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7 Ways to Avoid Food Poisoning

Posted by Golden Light Insurance Solutions, December 26, 2018

Food poisoning can be a serious problem for anyone, but it becomes significantly more dangerous in very young children or adults over age 60. Dehydration can occur much more quickly at this age, and a lowered immune response makes recovery more challenging.

With numerous holiday parties and family gatherings to attend this month, we all face an increased risk of food borne illness. Follow these tips to ward of food poisoning.

Exercise extra caution with raw meats and seafood. Most people don’t eat these foods raw, anyway. But you should also be careful while preparing them. Wash your hands thoroughly after touching raw meat, and disinfect any surfaces that meat or seafood have touched. Don’t use the same knife or cutting board for vegetables later.

Pay attention to internal temperatures. When cooking meats, make sure a food thermometer inserted into the deepest part of the meat shows readings of at least…

  • 165 degrees for poultry (chicken or turkey)
  • 160 degrees for ground beef
  • 145 degrees for beef steaks and roasts, and for pork

Check expiration dates. This is particularly important for lunch meats, dairy, and eggs. Don’t consume anything past its due date.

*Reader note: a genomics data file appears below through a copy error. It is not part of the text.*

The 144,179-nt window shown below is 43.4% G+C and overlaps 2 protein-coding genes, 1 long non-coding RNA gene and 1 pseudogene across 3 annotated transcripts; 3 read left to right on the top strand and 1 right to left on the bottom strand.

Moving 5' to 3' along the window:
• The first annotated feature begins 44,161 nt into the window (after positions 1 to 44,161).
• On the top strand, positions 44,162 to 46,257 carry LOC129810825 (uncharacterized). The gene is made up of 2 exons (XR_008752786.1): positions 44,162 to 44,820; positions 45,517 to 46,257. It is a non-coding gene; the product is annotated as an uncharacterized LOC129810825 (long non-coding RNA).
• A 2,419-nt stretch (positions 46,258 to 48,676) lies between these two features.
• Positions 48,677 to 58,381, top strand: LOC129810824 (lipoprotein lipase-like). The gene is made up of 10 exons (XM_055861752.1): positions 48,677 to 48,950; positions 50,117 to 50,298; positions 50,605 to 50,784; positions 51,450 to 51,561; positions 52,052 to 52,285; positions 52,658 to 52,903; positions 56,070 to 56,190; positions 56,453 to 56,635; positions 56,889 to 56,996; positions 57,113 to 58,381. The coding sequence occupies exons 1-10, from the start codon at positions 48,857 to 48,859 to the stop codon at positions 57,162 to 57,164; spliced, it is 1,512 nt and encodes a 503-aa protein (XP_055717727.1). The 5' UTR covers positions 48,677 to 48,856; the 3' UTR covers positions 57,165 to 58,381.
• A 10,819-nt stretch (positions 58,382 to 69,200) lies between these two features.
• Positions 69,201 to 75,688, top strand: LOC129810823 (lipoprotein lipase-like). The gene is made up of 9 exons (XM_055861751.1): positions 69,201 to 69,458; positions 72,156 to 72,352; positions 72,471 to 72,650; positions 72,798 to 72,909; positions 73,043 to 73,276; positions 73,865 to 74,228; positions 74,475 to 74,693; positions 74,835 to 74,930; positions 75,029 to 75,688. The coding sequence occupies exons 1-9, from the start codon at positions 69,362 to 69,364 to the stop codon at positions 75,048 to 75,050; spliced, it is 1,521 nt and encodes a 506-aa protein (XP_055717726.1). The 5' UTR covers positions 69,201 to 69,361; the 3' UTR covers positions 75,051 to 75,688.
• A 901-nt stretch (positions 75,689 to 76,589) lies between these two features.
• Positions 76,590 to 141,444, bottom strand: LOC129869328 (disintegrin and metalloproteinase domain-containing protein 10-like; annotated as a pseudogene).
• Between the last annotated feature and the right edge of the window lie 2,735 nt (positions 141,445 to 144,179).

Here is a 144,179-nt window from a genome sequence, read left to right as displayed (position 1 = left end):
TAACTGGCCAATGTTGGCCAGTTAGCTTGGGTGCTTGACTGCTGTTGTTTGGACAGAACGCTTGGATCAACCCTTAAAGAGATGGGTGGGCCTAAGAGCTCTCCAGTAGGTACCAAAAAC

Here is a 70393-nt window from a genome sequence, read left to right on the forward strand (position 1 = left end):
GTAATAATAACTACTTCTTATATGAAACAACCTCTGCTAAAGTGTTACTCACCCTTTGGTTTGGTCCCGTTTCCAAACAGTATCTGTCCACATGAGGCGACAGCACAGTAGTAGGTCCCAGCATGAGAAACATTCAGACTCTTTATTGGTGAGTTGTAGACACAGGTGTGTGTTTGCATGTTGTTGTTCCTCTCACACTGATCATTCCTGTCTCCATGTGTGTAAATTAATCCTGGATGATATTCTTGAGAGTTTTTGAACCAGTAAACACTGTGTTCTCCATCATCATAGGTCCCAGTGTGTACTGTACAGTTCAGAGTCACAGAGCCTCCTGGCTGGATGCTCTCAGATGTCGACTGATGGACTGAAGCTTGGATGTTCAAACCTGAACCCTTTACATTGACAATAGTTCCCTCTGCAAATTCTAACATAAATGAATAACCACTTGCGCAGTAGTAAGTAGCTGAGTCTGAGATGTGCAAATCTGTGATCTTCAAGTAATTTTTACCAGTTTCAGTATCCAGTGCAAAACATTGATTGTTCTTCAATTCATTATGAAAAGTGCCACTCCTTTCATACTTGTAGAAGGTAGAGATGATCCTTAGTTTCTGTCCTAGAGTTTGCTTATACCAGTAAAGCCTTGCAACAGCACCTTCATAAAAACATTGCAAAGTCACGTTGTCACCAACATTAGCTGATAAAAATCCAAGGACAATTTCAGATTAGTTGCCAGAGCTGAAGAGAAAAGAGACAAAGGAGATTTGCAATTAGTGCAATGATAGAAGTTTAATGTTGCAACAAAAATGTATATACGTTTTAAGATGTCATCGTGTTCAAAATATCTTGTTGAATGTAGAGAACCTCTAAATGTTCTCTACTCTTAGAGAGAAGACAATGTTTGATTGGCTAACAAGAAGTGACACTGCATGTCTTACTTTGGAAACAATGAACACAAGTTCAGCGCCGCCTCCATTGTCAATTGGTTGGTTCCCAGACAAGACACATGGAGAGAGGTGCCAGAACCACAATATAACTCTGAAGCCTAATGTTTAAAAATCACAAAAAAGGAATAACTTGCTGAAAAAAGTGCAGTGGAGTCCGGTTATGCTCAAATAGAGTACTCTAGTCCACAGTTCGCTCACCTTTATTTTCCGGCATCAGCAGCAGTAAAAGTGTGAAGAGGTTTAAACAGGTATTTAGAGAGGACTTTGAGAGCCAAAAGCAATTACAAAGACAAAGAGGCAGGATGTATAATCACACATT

Wash your fruits and vegetables. Fruits and vegetables come into contact with groundwater, various surfaces, and many pairs of hands before they finally reach their final destination in your refrigerator. Wash all produce before eating it.

Keep an eye on your countertops. If someone leaves milk, eggs, or other food products sitting out, get them back in the refrigerator right away. Bacteria begin to multiply in foods when they are allowed to warm to room temperature.

Avoid unpasteurized foods. Pasteurization is the process that kills bacteria and viruses, but some foods are sold unpasteurized. Look out for soft cheeses like brie and camembert, unpasteurized milk, and some juices and ciders.

Be careful with party food. Avoid foods that have been sitting on the buffet for hours, in which bacteria might have grown. These items have also been exposed to many pairs of hands and, unfortunately, sneezes as well.

Remember to follow these rules in restaurants as well as at home. It’s tempting to become more relaxed about our standards when busy traveling, but that would be the very worst time to get sick! And of course, if you do show symptoms of food poisoning (vomiting or diarrhea for more than a few hours) head straight to the emergency room.

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